About BPMH
The BPMH residential complex consists of seven two and three bedroom cottages, six apartment units, and two homes, one of which houses five single residents in a shared housing environment. The spacious living room of this home, called the A House, is often used for meetings and community gatherings. The second home houses the resident manager and his two children.The Mission Homes are set in well-maintained gardens with a fenced playground for small children. There is off-street parking for one car per residential unit. There is a common laundry facility and a modest library with computers for the use of the residents. Each unit is completely furnished, including linens and kitchen equipment. Occasionally, space is available for a few days or weeks for short-term visitors to the area. Rental fees include all utilities, except telephone, which is available at the tenant’s expense.

The Mission Homes were established in 1937 through the foresight and generosity of Carolyn Babcock Adams and her family. The Adams family served as missionaries in Korea for two generations, conducting evangelistic work at the newly established station of Taegu. Caroline Babcock, the second wife of James Adams, joined him in his mission work at Taegu, after the death of his wife, Nellie. When Caroline came home on furlough for reflection and interpretation of her ministry every seventh year, she needed a pace to stay. A gift from her family made possible the purchase of a court of seven cottages on Regent Street in Berkeley, the current site of the Berkeley Presbyterian Mission Homes. Subsequently, two large adjacent houses have been added to the property as well as a six unit apartment complex.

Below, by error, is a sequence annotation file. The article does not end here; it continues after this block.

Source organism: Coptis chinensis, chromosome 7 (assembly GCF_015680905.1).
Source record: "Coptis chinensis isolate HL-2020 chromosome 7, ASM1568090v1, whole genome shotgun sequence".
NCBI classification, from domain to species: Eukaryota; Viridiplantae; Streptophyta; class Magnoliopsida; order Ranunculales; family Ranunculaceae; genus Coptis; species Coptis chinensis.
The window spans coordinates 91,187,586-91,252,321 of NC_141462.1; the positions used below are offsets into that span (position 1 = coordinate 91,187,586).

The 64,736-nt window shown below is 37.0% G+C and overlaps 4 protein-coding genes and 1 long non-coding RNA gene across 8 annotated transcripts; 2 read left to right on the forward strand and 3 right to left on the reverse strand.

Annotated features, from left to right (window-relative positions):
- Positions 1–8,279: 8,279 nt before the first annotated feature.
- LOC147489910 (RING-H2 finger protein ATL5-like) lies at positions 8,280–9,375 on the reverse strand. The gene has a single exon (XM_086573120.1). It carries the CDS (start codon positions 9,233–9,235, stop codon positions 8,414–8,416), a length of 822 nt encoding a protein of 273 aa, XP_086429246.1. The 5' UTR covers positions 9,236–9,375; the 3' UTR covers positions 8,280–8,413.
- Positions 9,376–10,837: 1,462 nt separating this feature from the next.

Today, the primary use of the facility is to provide housing for international church leaders who are pursuing advanced doctoral degrees at the Graduate Theological Union. In the near future, that function will be shared with the additional focus of bringing together scholars of diverse religious traditions in an intentional residential interfaith community to study and work together on issues of common concern.


The Homes are administered by a Board of volunteer Directors, drawn from churches of San Francisco Presbytery. The day-to-day operation of the facility is guided by a resident manager, who reports to the Board. The Board and the Manager meet on a monthly basis and Board sub-committees carry on numerous tasks throughout the month.